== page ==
Tropical Storm Lan strengthened east of the Philippines on Tuesday and the Japan Meteorological Agency designated it a typhoon. At 5:00 p.m. EDT on Tuesday the center of Typhoon Lan was located at latitude 11.2°N and longitude 132.4°E which put it about 515 miles (830 km) east of the Philippines. Lan was moving toward the north-northeast at 5 m.p.h. (8 km/h). The maximum sustained wind speed was 75 m.p.h. (120 km/h) and there were wind gusts to 90 m.p.h. (150 km/h). The minimum surface pressure was 976 mb.
The circulation of Typhoon Lan became much more well organized on Tuesday. Several long rainbands developed in the circulation and other smaller bands formed in the periphery of the typhoon. The circulation of Typhoon Lan was circular and symmetrical. Thunderstorms near the core of Lan began to generate strong upper level divergence which was pumping mass away from the typhoon in all directions. The upper level divergence allowed the surface pressure to decrease and the wind speed to increase. Lan is a large typhoon. Winds to tropical storm force extend out about 230 miles (370 km) from the center of circulation.
Typhoon Lan will move through an environment favorable for intensification. Lan will move over water where the Sea Surface Temperature is near 30°C. Typhoon Lan will move through an area where the upper level winds will be weak and there will be little vertical wind shear during the next several days. Typhoon Lan will continue to strengthen and there could be a period of rapid intensification after a well formed eye develops at the center of circulation.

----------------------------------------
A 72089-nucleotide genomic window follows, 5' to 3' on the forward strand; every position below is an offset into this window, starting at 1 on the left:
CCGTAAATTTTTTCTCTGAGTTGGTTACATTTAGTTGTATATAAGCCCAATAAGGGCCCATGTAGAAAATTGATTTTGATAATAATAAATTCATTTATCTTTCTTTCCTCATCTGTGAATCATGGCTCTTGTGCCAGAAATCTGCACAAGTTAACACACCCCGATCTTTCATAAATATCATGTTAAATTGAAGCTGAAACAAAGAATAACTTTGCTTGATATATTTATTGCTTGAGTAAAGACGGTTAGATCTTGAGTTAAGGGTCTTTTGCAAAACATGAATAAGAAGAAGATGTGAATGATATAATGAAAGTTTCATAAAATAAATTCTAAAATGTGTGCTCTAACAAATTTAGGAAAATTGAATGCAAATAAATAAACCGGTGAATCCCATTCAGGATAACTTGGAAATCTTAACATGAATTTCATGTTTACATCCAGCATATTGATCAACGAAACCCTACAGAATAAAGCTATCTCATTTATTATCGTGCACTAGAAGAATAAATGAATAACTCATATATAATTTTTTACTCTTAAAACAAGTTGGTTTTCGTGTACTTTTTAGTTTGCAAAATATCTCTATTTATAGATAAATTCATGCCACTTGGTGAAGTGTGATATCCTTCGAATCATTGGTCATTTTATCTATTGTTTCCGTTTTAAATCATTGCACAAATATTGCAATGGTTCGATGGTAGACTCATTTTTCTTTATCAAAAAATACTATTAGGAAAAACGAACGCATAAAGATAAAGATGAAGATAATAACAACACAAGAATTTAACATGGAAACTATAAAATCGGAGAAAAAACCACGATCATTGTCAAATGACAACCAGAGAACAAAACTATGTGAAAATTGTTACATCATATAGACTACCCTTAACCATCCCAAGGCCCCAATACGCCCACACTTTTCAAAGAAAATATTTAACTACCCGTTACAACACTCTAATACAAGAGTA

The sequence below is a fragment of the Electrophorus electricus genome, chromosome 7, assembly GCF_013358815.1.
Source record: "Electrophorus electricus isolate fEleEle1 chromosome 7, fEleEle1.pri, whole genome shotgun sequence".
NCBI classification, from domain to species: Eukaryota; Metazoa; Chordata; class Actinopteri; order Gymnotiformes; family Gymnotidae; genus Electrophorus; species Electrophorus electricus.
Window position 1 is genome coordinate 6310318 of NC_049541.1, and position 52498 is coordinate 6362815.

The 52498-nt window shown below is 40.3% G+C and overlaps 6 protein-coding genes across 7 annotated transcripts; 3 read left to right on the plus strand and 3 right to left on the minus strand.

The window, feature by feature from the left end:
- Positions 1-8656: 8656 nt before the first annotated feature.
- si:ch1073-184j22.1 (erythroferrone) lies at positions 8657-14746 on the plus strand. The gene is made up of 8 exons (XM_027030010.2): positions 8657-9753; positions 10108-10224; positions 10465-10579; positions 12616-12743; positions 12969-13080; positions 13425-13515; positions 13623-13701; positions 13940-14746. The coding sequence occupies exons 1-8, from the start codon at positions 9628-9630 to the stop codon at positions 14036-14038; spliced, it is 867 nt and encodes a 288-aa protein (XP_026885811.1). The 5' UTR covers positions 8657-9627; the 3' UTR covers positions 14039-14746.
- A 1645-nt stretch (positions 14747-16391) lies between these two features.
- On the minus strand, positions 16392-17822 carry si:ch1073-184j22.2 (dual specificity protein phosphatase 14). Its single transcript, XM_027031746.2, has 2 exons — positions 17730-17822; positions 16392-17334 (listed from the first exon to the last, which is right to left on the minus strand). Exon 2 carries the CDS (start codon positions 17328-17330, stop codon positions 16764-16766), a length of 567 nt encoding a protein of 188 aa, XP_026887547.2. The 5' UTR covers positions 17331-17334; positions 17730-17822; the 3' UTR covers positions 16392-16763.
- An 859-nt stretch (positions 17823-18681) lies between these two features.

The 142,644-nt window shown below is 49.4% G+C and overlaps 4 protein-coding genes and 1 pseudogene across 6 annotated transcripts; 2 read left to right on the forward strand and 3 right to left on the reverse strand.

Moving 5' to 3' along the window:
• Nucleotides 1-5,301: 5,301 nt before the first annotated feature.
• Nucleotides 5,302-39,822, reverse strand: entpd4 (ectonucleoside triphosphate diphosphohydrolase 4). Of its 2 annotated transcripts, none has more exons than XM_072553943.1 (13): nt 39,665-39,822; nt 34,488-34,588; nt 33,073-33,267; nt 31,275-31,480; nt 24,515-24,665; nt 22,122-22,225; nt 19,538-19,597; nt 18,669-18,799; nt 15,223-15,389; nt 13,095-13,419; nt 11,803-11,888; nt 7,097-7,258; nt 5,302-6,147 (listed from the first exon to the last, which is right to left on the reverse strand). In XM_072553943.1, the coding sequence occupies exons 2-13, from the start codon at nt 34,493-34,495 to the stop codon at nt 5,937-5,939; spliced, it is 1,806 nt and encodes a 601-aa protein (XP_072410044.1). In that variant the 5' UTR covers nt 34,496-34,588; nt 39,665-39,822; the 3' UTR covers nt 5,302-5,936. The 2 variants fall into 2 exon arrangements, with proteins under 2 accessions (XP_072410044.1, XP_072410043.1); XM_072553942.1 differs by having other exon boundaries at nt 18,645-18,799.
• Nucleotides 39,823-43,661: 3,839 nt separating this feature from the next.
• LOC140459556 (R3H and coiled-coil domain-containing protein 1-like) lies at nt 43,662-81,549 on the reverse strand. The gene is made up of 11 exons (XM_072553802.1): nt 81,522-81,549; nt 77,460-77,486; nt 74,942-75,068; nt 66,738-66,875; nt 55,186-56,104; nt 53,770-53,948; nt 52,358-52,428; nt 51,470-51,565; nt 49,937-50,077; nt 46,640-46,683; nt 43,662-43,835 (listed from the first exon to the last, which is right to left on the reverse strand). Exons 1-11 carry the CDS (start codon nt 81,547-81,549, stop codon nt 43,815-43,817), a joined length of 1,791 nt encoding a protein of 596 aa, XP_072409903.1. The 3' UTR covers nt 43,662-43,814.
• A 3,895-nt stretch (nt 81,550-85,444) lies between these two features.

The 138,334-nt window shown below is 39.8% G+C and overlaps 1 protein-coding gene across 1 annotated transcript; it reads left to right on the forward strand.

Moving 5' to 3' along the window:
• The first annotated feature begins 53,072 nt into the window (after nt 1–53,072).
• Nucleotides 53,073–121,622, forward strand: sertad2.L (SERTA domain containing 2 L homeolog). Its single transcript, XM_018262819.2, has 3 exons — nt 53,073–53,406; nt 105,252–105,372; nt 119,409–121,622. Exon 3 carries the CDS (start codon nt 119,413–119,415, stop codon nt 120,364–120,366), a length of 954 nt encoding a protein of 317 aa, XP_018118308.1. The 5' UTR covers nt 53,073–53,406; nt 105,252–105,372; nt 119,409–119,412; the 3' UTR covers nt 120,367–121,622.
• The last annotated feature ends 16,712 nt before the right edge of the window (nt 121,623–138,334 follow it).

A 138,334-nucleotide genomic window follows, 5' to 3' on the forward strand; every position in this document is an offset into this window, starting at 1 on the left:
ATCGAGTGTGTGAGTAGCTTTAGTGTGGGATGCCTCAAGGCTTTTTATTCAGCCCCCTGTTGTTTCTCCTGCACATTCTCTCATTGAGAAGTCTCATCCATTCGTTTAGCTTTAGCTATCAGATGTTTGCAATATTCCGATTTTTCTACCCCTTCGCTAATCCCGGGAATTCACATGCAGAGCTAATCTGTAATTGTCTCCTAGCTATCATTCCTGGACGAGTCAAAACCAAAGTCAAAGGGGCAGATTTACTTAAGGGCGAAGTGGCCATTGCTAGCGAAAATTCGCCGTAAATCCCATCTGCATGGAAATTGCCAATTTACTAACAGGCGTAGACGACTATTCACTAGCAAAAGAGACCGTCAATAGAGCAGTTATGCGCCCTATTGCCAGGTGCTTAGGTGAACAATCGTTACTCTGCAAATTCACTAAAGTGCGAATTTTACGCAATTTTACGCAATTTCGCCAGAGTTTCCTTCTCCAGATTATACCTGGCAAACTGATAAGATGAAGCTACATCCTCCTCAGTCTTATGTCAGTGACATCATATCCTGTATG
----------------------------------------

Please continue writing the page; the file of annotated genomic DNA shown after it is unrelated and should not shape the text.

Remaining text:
Typhoon Lan was in an area where the steering currents were weak and it moved little on Tuesday. An upper level ridge north of Lan blocked the typhoon from moving northward. A weakness is forecast to develop in the ridge and the models are forecasting that Typhoon Lan will move northward during the rest of this week. On its anticipated track Typhoon Lan will remain east of the Philippines. Lan could be southeast of Okinawa in three or four days.